How It First Began
Cardiovascular training has become a worldwide practice over the last 40 years, or since the 1970's approximately. As recently as the 1960's, and even into the 1970's heart patients were often kept in bed for weeks and even months after having a heart attack. The theory was that the heart muscle had been damaged by the heart attack, and it needed rest to heal and to get stronger. The result was that many heart patients died in bed, or if they did recuperate they did not participate in an active lifestyle. Most heart patients were expected to take drugs on a long-term basis, and also maintain an inactive lifestyle of sitting around and resting.
This all began to change in the 1970's because there was more research into exercise programs for athletes, both professional and amateur. Sports were becoming more competitive and more lucrative because of the boost in advertising revenue from sports being broadcast on television more frequently. As a result, teams were trying to improve the athletic performance of their players, and also decrease injuries and shorten the rehabilitation time of injured players. The space program also caused scientists to look into improving the strength and physical conditioning of astronauts because of the extreme demands put on the human body by space travel. Cardiovascular training and also strength training were found to dramatically improve a person's physical strength for sports, for space travel, for work or any other physical activity. Another benefit was that many injuries could be prevented, and if a person was injured their recovery time was much shorter.
The question arose during the 1970's that since cardiovascular training and strength training had such amazing benefits for a healthy, youthful person, could there be any potential benefits for the sick and the elderly if they had a modified program that was scaled down to their fitness level. Research and testing began, and the results shook the medical field like an earthquake! Cardiologists began getting heart patients out of bed sooner after their heart attack, and started them on a graduated walking program. Within a few months many patients were walking several miles a day, and were in much better condition than before their heart attack. Some of these middle-aged patients were going into the Boston Marathon and completing it! The medical profession said they have discovered that the heart, even though it is the cardiac muscle, is not unlike our skeletal muscles, and the heart needs regular and appropriate exercise to be strong and function properly. If it does not get proper exercise it will decondition and weaken just like any other muscle in the body, and the results can be fatal. This research and testing was conducted all over the world, and proved that most people have a health and fitness potential that is much higher than they realize. Many people suffer with poor health and premature ageing when they could enjoy a strong, healthy and youthful body, and be much more productive in their work, family life and social life.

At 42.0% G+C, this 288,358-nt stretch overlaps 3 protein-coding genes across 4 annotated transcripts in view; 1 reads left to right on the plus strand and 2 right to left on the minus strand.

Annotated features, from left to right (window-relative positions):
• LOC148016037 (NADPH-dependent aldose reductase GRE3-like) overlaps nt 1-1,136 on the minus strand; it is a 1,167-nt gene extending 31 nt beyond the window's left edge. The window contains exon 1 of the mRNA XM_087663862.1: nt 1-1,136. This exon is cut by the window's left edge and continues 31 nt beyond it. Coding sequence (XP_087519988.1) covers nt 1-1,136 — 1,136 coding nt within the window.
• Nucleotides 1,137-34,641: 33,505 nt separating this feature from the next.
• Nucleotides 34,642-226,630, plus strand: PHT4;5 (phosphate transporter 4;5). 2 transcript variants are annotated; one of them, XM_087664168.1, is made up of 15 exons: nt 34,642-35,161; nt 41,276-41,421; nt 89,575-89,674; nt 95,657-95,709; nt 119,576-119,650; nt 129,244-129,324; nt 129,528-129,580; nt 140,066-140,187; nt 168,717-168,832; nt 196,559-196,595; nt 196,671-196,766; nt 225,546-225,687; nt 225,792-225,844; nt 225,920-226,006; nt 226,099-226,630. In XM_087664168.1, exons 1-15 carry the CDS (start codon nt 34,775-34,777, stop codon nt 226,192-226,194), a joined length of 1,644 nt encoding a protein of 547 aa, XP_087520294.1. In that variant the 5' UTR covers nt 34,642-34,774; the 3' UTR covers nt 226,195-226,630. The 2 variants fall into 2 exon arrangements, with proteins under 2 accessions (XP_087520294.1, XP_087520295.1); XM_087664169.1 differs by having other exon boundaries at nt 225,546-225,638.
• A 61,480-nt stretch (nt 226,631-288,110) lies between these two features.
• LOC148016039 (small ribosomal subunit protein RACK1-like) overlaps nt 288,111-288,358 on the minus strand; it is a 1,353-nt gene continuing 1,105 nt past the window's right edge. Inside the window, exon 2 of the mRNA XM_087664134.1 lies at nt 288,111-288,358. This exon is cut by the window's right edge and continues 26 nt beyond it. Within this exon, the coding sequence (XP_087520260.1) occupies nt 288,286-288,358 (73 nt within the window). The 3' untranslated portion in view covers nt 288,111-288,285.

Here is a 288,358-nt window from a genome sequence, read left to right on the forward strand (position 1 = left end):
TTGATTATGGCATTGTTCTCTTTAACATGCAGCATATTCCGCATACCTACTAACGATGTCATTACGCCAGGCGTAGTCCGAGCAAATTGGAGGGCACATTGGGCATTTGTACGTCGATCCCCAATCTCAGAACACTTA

Target Heart Rate
So what do we mean by a good cardiovascular program? It is essential that a person exercises in their age-related target zone. A person's maximum heart rate is 220 beats per minute minus their age. Therefore, a 20 year old person would have a maximum heart rate of 200 beats per minute, and a 40 year old would have a maximum heart rate of 180 beats per minute, and a 70 year old would have a maximum heart rate of 150 beats per minute. If the individual is in good health they would normally exercise between 65% and 85% of their maximum heart rate. For a 20 year old this would be between 130 and 170 beats per minute. For a 40 year old the range would be 117 to 153 beats per minute. And for the 70 year old the range would be 98 to 128 beats per minute. People who are in excellent condition, or who train for competitive activities will sometimes train beyond 85% of their maximum heart rate.
It was discovered that a good cardiovascular program could reduce a person's resting heart rate by up to 25 beats per minute. That translates into 1,500 beats per hour, or 36,000 beats per day, and in one month over 1 million beats could be saved on the heart muscle! This is one of the greatest life extension programs available.
Depending on a person's fitness level and health concerns they might start with as little as a few minutes of training, 3 times per week. Each week they should be able to increase their training session by a few minutes, but only if they are comfortable doing so. With a graduated program like this, after 6 to 8 weeks a person would be up to 20 to 30 minutes per session 3 times a week. This is considered to be the minimum duration and frequency for significant improvement in their level of cardiovascular fitness. However, before beginning any exercise program it is important to get your doctor's advice. Cardiovascular training benefits all 12 Systems in the body, and we will discuss some of those benefits in our next Blog.
There is a famous saying that says, "The two best doctors in the world are ..." Do you know the rest of that quote? We will complete this interesting sentence for you next time.
- Written By: Philip Legge RNC, CH, CDMT
Copyright 2017 - Legge School of Natural Health Care